Three years ago, Guggenheim worked as a writer on the short-lived yet critically acclaimed "Jack & Bobby," which was co-created by "Justice League of America" scribe Brad Meltzer. The two have remained friends and it was Meltzer himself who came up with the storyline surrounding Bart's near-inclusion into DC's superhero mega-roster.
"Basically, here's the deal. Brad is a novelist and he can't help but approach comic book writing in the same way that he approaches a novel, which is he sits down and he writes," said Guggenheim. "He writes all 12 issues. So by the time I got to my first issue of 'The Flash,' he was so far ahead on 'JLA' that one of us would have been out of sync with each other if I had Bart join the 'JLA.' At the same time, I had a real desire - and again, this is all part of the overarching goal to establish Bart as the Flash - to have him join the JLA. That would have been the quick and dirty way of establishing him. And it was something that I thought about. It was something that I talked about with Brad, but then upon learning just how far ahead he was, I was like, 'Well, that's clearly not going to work.' And then Brad had this great idea, as Brad is want to do, of why don't we set up this idea that Bart really wants to join the JLA and in discussions with him, that whole bit in #9 that he has an opportunity to join The Titans, but he decides to hold out for the League, that was Brad's great idea. And I thought that it's almost better than Bart joining the League because it felt really real and touching and appropriate for the character and the place the character is in his life. It was one of those cool moments that were really borne out of a production issue. Namely, I couldn't have Bart join the League under any circumstances."
Guggenheim admits with Meltzer's run coming to an end, should the next writer on "Justice League of America" want Bart on the team, then he will have served his character well.
"My main goal is to establish Bart as the Flash so the biggest sort of compliment I could be given, or acknowledgment that I have achieved that job, would be to have somebody else say, 'You know what, The Flash should be in the League.' I would much rather see other people, like Brad, say, 'You know what, The Flash has earned it.' Then I will feel like I earned it."
And while he'd love to do it, Guggenheim doesn't think he's in line to replace Meltzer on DC's flagship title.
"You know what, I would totally love to," says Guggenheim, who co-wrote the upcoming Superman/Batman #35 and #36 with Mark Verheiden. "That would be a dream gig for me, but as far as I am aware, DC has other plans. It's funny. I have only really been writing comics for a year now. I am really lucky that I have got high profile gigs like 'The Flash.' I have been really, really fortunate. At the same time, I am not going, 'I can't wait to tackle 'X-Men' or 'Fantastic Four' or 'Superman/Batman' on a regular basis.' I would very much like to get to that point in my career where I am getting those offers, but I am in no rush."
And why would he be? Guggenheim is still busy with his comic book writing chores on "Blade" for Marvel and he also has a creator-owned series for Oni Press called "Resurrection" that is due to hit stores before the end of the year.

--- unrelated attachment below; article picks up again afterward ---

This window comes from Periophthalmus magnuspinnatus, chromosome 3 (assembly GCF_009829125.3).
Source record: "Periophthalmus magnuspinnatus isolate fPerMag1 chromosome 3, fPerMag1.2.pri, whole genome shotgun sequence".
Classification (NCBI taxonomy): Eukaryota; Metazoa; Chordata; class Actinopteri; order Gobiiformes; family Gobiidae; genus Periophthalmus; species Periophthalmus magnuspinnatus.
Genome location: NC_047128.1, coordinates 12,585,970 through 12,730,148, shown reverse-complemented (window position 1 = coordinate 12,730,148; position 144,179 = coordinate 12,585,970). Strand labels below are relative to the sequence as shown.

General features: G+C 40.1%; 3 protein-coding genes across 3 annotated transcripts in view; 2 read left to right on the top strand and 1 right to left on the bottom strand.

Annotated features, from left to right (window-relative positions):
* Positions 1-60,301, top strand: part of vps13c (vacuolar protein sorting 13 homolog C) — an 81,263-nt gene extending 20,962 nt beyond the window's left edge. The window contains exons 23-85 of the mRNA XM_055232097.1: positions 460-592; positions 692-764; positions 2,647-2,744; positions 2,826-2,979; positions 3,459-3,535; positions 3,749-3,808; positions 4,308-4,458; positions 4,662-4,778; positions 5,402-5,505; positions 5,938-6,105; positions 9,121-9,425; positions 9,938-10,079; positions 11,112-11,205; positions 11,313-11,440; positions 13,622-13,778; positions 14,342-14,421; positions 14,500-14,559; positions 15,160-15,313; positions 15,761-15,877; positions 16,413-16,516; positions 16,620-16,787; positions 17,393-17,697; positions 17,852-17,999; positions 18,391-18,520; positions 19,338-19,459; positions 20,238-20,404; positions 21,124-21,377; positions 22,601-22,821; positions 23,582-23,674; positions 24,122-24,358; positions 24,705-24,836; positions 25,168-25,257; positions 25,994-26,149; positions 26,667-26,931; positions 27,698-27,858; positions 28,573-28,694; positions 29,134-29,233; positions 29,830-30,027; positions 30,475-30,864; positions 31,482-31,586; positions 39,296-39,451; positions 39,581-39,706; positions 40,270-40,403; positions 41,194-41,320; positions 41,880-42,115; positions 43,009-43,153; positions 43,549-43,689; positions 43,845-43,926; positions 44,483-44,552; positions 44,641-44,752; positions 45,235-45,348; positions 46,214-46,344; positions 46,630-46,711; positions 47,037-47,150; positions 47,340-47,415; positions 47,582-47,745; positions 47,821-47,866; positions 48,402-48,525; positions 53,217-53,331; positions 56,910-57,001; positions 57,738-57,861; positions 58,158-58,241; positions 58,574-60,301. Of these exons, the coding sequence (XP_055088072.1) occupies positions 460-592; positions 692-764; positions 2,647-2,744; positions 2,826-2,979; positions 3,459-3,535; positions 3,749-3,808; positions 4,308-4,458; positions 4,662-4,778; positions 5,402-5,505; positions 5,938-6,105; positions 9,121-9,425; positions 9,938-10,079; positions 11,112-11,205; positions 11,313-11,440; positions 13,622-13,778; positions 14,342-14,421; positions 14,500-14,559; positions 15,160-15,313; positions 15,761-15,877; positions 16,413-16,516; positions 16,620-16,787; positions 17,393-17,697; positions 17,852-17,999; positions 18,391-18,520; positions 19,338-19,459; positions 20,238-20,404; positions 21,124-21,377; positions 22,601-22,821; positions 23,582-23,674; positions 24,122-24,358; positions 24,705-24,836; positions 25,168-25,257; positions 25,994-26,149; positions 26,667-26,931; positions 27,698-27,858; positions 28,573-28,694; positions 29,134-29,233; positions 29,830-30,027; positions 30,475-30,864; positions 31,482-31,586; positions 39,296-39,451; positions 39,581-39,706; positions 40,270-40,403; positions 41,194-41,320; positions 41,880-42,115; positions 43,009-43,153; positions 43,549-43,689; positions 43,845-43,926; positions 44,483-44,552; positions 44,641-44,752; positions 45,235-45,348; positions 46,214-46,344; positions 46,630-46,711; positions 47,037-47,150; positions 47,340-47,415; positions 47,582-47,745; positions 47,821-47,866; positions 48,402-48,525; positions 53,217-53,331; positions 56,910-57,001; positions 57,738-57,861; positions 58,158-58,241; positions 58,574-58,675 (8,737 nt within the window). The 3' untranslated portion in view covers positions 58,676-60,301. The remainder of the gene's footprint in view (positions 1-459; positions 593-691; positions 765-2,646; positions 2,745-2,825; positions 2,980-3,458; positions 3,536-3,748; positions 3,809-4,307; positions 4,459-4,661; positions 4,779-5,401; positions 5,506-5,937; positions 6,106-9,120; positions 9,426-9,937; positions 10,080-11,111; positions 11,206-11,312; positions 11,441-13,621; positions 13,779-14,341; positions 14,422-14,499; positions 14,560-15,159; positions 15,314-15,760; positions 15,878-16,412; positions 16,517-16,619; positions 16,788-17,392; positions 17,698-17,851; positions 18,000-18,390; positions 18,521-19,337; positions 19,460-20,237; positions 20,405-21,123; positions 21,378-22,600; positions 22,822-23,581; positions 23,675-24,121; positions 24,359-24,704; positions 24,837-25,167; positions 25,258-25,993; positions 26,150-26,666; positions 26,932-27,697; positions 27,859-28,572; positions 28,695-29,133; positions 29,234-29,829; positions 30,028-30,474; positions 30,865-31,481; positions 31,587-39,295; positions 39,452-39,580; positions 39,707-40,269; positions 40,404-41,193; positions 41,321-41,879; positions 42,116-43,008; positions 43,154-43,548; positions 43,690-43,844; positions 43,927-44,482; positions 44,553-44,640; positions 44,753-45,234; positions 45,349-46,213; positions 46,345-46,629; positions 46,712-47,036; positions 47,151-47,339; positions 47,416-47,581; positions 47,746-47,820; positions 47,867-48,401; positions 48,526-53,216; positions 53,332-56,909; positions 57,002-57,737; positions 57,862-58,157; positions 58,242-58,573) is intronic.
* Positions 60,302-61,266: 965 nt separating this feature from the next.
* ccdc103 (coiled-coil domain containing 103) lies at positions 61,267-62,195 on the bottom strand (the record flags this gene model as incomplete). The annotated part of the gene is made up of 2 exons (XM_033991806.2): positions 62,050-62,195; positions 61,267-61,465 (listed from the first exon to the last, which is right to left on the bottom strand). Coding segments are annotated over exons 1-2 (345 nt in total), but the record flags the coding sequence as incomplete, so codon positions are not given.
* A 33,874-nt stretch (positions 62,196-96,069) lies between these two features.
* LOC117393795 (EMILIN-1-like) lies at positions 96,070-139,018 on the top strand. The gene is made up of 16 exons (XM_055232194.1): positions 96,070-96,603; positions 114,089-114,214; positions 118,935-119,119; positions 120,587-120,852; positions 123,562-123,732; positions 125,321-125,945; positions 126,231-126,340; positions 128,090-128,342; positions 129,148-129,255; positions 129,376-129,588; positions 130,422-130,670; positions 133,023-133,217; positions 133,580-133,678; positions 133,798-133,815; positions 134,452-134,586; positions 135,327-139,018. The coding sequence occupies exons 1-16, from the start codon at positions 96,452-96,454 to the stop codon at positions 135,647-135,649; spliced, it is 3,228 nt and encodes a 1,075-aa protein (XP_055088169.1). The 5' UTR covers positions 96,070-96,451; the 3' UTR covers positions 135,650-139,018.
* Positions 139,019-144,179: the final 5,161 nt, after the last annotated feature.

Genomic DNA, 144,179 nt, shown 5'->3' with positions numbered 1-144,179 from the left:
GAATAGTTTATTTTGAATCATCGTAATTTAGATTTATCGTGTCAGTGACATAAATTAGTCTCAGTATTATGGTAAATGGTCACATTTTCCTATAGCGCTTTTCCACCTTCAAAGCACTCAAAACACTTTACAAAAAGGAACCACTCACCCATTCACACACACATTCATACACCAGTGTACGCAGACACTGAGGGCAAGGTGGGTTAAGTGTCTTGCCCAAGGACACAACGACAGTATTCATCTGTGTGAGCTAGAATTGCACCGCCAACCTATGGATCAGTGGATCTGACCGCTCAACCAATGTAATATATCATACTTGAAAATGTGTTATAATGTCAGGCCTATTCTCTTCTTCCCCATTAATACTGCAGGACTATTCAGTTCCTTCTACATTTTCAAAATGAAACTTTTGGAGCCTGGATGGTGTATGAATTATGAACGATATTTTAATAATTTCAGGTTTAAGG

"We announced it back at Comic-Con last year and the first issue is being drawn right now. There is a lot of design work that has to be done. My hope is to get ahead on the scripts, so we are just churning things out once we get the entire infrastructure in place," explains Guggenheim.
"It's a high-concept idea," continues Guggenheim, an admitted fan of genre shows like "Lost" and "Heroes." "Basically, it takes sort of every alien invasion movie you have seen like 'The Day the Earth Stood Still,' 'Independence Day,' 'V' or pick something and it picks up right where those movies end. The aliens have been driven off the planet and now what?
"Now that we know that they are out there and the planet is pretty much in the shitter, now what? It is sort of post-apocalyptic, post the biggest disaster the world has ever seen.
"Simply the knowledge of extra-terrestrial life re-shapes and shifts the landscape. It examines the consequences of such an attack and such an invasion and a 10-year occupation from all the different angles you might think. Technologically, everything is different, religiously everything is different, politically everything is different, militarily everything is different, so the entire world has been changed - and not necessarily for the better, but in some cases, yes, for the better. It explores all those next steps."
Those same types of steps are even bigger when you start talking about making long-time fans of the Scarlet Speedster forget about names like Barry Allen and Wally West.
It's a reason Guggenheim feels he may have been a bit lucky coming on late to "The Fastest Man Alive" at #9 as opposed to taking on the series right out of the gates.
"It's a shame that Bilson and Dimeo's run gets a bad wrap. I really think that it was not their fault. It was not their execution. There is a lot of backlash in terms of the decision to take Wally out of the costume and put Bart in. And I think, no pun intended, they were the lighting rod for a lot of that controversy. So, not to be self-deprecating or anything, but I am sure I come in and I don't have that baggage," said Guggenheim of his run's early success.
But beyond his lack of baggage, Guggenheim thinks he has a pretty good character to write for, as well.
"With Bart, you've got a new guy in the old uniform, but the new guy is very familiar.
"And I think that's a fun thing to play around with," he continued. "I sort of played around with that in my first issue when I introduced Impulse as a villain. I think part of what's fun with Bart is you can take him in directions you couldn't take Wally or Barry, who have more sedate lifestyles. They are both in committed relationships where Bart can date around a lot more."
In closing, we asked Guggenheim about Flash's involvement in DC's "52" follow-up, Countdown.
Guggenheim laughed and said, "Let's just say he casts a very large shadow."